TOKYO: Kristian Blummenfelt of Norway won the men's triathlon Olympic title on Monday (Jul 26) in a race marred by a bizarre false start.
The 27-year-old - the first Norwegian to medal in the triathlon - crossed the line in a time of 1 hour 45 minutes and 4 seconds before raising the tape above his head and then throwing himself to the ground in celebration.
Alex Yee of Britain took silver 11 seconds behind the winner while Hayden Wilde of New Zealand took bronze.
But the main talking point after the race was the chaotic start, which saw about two-thirds of the 56 competitors dive into the water and set off on the swimming leg only to be hauled back.
The farcical scenes were caused by a media boat filming the competitors lined up before diving into the water for the 1.5km swimming leg.
The pilot of the boat carried on his trajectory oblivious to the fact that the siren had gone for the start of the race.
While Yee and others who had been filmed were able to dive into clear water, the triathletes further along were blocked by the boat, which also reversed dangerously close to athletes already in the water.
Those able to had begun their race, but were recalled once organisers realised the full extent of the disruption.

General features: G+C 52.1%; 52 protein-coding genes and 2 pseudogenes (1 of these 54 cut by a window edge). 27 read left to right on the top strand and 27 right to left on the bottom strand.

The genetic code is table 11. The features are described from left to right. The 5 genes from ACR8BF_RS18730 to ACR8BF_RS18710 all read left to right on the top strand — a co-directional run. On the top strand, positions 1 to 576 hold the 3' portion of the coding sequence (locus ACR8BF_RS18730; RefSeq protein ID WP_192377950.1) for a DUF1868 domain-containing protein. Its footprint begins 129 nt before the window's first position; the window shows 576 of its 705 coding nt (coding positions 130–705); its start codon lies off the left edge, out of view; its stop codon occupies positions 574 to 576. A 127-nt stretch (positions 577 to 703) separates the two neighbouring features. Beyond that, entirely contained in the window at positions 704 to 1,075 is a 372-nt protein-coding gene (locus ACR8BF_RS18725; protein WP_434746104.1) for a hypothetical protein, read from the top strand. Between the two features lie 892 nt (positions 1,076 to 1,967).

It was the first time since triathlon made its Olympic debut in Sydney in 2000 that there had been a false start.
"It's simply remarkable to see that," the announcers said.
Britain had dominated this event in the past two editions through the Brownlee brothers.
However, two-time champion Alistair Brownlee was not selected and his brother Jonathan - who has previously taken silver and bronze - finished fifth, 49 seconds off the champion in a race held in trying conditions.
Brownlee had looked a threat as he was part of a group of six approaching the bell for the last of the four running laps.
But his hopes of becoming the first triathlete to win all three types of medals were dashed as Blummenfelt upped the pace at the front.
Yee stayed with Blummenfelt for most of the final lap, but the barrel-chested Norwegian had far too much in reserve, and pulled away to become the first from his country to medal in the event.
Organisers prepared for Monday's race by introducing various measures to combat the 27 degree Celsius heat and 75 per cent humidity.
Start times had been moved to earlier in the day to avoid higher temperatures, while extra water stations were installed on the running course.
Air-conditioning was placed at athletes' areas prior to and post competition, and medical personnel were stationed every 500m along the 10km running course.
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